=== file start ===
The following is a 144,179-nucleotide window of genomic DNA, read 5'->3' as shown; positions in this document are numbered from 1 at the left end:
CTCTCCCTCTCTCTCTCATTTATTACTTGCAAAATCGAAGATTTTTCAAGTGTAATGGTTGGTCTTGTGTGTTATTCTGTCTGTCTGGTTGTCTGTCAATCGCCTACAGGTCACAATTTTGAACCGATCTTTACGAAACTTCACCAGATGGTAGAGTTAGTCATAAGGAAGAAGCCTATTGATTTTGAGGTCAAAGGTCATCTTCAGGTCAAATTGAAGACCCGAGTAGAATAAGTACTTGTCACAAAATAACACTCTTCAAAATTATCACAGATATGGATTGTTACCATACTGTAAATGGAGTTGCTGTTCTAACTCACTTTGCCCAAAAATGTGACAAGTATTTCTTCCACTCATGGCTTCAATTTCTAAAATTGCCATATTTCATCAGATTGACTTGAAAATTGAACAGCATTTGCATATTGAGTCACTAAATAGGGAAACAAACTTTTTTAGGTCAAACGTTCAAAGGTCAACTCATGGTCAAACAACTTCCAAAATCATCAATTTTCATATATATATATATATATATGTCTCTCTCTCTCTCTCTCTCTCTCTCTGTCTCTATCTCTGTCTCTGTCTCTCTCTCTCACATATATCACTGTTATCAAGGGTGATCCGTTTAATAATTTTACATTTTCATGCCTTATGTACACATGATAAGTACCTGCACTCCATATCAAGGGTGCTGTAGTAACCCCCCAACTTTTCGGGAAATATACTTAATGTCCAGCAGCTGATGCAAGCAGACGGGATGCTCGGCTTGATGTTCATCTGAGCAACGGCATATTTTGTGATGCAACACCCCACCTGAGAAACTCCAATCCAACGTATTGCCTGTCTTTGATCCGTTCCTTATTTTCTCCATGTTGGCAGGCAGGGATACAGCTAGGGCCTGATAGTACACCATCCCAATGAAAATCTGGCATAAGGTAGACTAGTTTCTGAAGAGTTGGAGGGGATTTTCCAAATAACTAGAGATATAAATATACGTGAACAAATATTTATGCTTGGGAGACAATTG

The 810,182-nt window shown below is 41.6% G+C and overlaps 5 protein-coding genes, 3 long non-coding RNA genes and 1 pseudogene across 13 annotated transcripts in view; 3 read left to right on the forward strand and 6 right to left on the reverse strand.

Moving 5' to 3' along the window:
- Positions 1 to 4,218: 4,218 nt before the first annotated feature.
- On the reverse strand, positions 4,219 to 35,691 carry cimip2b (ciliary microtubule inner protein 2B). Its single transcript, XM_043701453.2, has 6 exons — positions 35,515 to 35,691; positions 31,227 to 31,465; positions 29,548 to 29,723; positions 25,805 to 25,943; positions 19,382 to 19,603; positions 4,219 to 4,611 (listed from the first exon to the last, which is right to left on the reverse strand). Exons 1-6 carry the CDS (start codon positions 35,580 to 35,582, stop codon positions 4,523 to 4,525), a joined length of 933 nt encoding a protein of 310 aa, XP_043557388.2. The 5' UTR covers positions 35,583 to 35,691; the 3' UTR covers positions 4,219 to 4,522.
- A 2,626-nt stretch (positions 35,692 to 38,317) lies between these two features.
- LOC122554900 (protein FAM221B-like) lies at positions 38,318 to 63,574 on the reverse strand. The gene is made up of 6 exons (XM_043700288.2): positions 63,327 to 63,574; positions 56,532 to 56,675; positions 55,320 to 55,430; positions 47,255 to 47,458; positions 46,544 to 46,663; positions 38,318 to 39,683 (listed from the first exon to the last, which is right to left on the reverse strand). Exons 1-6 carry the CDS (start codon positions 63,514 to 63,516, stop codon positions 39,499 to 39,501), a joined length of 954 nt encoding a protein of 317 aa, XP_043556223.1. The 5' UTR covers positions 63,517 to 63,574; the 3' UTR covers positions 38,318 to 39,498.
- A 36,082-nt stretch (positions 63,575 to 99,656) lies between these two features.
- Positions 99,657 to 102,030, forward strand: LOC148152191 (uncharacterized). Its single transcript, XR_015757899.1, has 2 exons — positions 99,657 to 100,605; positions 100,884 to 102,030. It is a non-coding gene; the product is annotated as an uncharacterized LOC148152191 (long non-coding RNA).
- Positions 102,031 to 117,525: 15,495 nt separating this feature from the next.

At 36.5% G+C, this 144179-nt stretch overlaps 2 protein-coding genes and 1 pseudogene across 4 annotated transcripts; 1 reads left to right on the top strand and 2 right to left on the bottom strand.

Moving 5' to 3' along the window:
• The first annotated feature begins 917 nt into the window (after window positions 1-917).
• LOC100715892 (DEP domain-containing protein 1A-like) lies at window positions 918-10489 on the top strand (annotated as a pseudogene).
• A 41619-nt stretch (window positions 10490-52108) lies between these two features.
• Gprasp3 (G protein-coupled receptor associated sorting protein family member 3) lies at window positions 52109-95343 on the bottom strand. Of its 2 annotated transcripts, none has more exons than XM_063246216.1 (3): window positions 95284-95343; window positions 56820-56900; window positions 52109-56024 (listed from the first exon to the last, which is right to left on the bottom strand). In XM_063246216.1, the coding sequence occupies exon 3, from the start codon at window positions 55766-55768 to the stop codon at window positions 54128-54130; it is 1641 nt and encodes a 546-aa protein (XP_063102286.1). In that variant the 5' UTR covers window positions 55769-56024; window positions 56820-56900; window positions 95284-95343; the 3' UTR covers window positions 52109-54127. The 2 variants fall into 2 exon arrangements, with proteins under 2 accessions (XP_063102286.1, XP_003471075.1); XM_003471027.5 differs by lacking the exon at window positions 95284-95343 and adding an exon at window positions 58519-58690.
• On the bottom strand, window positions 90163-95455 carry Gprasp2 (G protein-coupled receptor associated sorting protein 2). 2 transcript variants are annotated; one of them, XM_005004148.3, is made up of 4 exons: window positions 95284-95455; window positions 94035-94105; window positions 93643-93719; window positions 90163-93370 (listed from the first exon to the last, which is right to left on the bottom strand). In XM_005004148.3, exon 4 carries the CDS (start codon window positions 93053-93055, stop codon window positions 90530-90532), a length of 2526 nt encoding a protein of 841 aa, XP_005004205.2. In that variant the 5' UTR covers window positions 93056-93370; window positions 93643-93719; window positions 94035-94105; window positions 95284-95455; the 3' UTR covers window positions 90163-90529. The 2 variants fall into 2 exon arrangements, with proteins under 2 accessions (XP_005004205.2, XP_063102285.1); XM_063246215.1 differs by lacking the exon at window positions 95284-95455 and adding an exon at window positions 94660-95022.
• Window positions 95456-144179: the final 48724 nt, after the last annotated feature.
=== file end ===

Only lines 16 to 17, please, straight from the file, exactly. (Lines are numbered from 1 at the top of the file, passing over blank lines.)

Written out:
• A 41619-nt stretch (window positions 10490-52108) lies between these two features.
• Gprasp3 (G protein-coupled receptor associated sorting protein family member 3) lies at window positions 52109-95343 on the bottom strand. Of its 2 annotated transcripts, none has more exons than XM_063246216.1 (3): window positions 95284-95343; window positions 56820-56900; window positions 52109-56024 (listed from the first exon to the last, which is right to left on the bottom strand). In XM_063246216.1, the coding sequence occupies exon 3, from the start codon at window positions 55766-55768 to the stop codon at window positions 54128-54130; it is 1641 nt and encodes a 546-aa protein (XP_063102286.1). In that variant the 5' UTR covers window positions 55769-56024; window positions 56820-56900; window positions 95284-95343; the 3' UTR covers window positions 52109-54127. The 2 variants fall into 2 exon arrangements, with proteins under 2 accessions (XP_063102286.1, XP_003471075.1); XM_003471027.5 differs by lacking the exon at window positions 95284-95343 and adding an exon at window positions 58519-58690.